Review – Darksiders III
Darksiders III really needed to launch with a subtitle instead of the ‘III’ as it’s not really a sequel to Darksiders II, though – to be fair – that wasn’t really a sequel to the original Darksiders either…
Darksiders III, like Darksiders II before it, is a side-story that occurs during the events of the previous game. Where Darksiders II tucked into the 100 years when War was imprisoned during the original game’s opening chapter, Darksiders III fits parallel to the events of Darksiders II.
There’s a new protagonist again, with gamers this time taking control of Fury – the sister of the Four Horsemen – as she embarks on a quest to destroy the Seven Deadly Sins: Pride, Avarice, Wrath, Sloth, Envy, Lust, and Gluttony. Each sin acts as a boss fight, providing the game with a ridiculous amount of variety in its set-piece battles. Where the Wrath fight is a basic tank-and-spank encounter in an open arena where you’ll spend your time dodging attacks and countering where openings provide themselves, the Avarice fight is set amidst his piles of loot. Those loot piles can block his attacks, but also provide temptation as there are numerous pickups littering the floor…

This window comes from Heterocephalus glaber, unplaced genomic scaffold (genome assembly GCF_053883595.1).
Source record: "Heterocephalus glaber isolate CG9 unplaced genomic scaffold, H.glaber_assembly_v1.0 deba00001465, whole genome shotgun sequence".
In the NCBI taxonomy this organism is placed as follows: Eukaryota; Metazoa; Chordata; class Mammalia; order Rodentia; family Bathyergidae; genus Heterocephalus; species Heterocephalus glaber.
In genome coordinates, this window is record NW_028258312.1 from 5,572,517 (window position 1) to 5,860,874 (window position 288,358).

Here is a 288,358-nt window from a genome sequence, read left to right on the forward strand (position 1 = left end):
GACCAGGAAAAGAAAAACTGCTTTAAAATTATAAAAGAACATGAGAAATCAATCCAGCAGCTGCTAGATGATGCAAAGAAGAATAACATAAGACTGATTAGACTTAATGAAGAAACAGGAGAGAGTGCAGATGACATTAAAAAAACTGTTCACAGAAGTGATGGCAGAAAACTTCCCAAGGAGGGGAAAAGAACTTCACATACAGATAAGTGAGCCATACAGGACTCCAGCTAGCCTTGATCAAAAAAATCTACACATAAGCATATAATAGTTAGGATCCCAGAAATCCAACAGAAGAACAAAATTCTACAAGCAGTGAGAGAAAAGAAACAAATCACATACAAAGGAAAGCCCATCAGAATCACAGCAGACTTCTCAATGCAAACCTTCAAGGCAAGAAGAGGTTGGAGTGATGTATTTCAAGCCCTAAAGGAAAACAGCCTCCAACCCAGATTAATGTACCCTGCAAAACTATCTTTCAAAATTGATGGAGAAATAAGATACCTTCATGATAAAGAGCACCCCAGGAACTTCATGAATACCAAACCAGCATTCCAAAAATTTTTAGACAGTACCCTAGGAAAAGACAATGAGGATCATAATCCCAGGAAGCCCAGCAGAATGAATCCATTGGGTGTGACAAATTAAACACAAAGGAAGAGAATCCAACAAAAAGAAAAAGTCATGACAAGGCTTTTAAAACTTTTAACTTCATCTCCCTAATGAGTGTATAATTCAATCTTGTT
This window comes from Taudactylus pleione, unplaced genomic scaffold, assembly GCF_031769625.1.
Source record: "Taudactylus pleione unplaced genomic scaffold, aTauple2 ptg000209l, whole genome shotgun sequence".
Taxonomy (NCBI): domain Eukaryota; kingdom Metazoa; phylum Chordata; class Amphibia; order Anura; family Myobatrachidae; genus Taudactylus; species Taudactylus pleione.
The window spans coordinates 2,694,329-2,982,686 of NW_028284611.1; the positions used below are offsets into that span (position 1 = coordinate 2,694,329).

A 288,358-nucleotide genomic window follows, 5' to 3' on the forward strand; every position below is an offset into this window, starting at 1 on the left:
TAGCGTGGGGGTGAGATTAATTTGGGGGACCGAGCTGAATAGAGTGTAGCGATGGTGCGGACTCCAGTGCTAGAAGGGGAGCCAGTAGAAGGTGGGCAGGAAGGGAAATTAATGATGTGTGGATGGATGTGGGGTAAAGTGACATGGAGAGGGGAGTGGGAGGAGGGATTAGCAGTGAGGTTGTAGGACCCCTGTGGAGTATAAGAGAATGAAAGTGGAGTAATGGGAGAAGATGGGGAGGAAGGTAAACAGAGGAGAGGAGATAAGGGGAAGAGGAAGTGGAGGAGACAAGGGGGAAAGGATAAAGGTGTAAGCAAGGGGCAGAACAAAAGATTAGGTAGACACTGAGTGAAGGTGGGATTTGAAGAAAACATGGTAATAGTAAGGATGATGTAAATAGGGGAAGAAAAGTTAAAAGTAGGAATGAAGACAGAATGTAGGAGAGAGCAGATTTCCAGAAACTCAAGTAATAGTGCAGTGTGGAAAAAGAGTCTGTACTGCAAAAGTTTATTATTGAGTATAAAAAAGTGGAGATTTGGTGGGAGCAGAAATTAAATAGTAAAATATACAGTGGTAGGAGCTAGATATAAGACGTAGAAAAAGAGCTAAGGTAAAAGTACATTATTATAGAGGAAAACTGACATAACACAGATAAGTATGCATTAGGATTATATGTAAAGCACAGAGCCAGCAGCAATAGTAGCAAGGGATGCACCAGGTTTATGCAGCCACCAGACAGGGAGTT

While there are consumables to pick up and use, the game doesn’t stray into the ‘loot grind’ fray that Darksiders II implemented. Fury will pick up new weapons at key points of the story, but there’s no need to worry about finding new boots or getting a weapon with another +1 of damage on it before fighting a new boss. For some this might be a step back, but personally I’m a fan of the way it emphasizes the combat skills – not the gear you bring to the fight.
That said, Fury can gather different resources to have her weapons enhanced by a Maker at his forge and it’s well worth doing. Each of her weapons offers up a different element, and of course there are enemies that are weak versus, for example, her fire weapon – so it’s a good idea to spread the enhancements around so you won’t be shorthanded in combat.
I wasn’t sure I was going to like the combat going into the game, with Fury’s whip not providing the same ‘oomph’ as War’s swords or Death’s variety of weapons, but it grew on me quite quickly. Fury can lock on to enemies and flail away with her whip, but as mentioned she also gets a variety of alternate weapons to use and some of those provide those heavy hits I was craving. Combat is quick, with enemies attacking from all sides at points. This isn’t necessarily a positive, as the camera stays in close and sometimes struggles to show the action. This leads to a lack of situational awareness that can be costly – the only time I became frustrated with combat was getting stun-locked by a pack of lesser-tier enemies, but there were times it could have been a lot more fun.